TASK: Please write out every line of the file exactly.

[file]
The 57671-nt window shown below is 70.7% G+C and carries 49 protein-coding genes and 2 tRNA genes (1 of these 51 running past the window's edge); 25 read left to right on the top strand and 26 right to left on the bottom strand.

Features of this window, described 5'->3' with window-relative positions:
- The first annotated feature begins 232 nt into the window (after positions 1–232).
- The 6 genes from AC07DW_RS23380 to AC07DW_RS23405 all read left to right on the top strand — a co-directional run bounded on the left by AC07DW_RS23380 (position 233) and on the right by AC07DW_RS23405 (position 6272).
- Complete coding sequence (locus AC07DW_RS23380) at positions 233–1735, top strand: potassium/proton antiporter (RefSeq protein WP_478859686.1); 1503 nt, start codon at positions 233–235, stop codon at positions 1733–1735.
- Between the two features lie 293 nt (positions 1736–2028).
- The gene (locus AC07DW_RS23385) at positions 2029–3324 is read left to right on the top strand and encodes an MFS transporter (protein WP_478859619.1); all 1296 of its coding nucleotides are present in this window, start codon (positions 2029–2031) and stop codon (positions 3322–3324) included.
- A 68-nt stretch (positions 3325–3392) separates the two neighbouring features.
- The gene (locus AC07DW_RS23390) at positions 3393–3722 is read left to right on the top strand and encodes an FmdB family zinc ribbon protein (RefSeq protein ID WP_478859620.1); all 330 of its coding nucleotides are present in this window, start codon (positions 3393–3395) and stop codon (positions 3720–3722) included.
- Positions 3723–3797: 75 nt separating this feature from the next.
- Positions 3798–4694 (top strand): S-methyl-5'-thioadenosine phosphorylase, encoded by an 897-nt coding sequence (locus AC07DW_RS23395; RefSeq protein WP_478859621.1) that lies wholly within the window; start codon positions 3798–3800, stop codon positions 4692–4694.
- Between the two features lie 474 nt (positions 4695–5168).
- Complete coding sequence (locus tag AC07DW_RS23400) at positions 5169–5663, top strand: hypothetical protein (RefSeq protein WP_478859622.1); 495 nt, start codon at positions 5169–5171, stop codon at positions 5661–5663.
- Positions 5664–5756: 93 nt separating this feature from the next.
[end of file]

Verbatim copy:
The 57671-nt window shown below is 70.7% G+C and carries 49 protein-coding genes and 2 tRNA genes (1 of these 51 running past the window's edge); 25 read left to right on the top strand and 26 right to left on the bottom strand.

Features of this window, described 5'->3' with window-relative positions:
- The first annotated feature begins 232 nt into the window (after positions 1–232).
- The 6 genes from AC07DW_RS23380 to AC07DW_RS23405 all read left to right on the top strand — a co-directional run bounded on the left by AC07DW_RS23380 (position 233) and on the right by AC07DW_RS23405 (position 6272).
- Complete coding sequence (locus AC07DW_RS23380) at positions 233–1735, top strand: potassium/proton antiporter (RefSeq protein WP_478859686.1); 1503 nt, start codon at positions 233–235, stop codon at positions 1733–1735.
- Between the two features lie 293 nt (positions 1736–2028).
- The gene (locus AC07DW_RS23385) at positions 2029–3324 is read left to right on the top strand and encodes an MFS transporter (protein WP_478859619.1); all 1296 of its coding nucleotides are present in this window, start codon (positions 2029–2031) and stop codon (positions 3322–3324) included.
- A 68-nt stretch (positions 3325–3392) separates the two neighbouring features.
- The gene (locus AC07DW_RS23390) at positions 3393–3722 is read left to right on the top strand and encodes an FmdB family zinc ribbon protein (RefSeq protein ID WP_478859620.1); all 330 of its coding nucleotides are present in this window, start codon (positions 3393–3395) and stop codon (positions 3720–3722) included.
- Positions 3723–3797: 75 nt separating this feature from the next.
- Positions 3798–4694 (top strand): S-methyl-5'-thioadenosine phosphorylase, encoded by an 897-nt coding sequence (locus AC07DW_RS23395; RefSeq protein WP_478859621.1) that lies wholly within the window; start codon positions 3798–3800, stop codon positions 4692–4694.
- Between the two features lie 474 nt (positions 4695–5168).
- Complete coding sequence (locus tag AC07DW_RS23400) at positions 5169–5663, top strand: hypothetical protein (RefSeq protein WP_478859622.1); 495 nt, start codon at positions 5169–5171, stop codon at positions 5661–5663.
- Positions 5664–5756: 93 nt separating this feature from the next.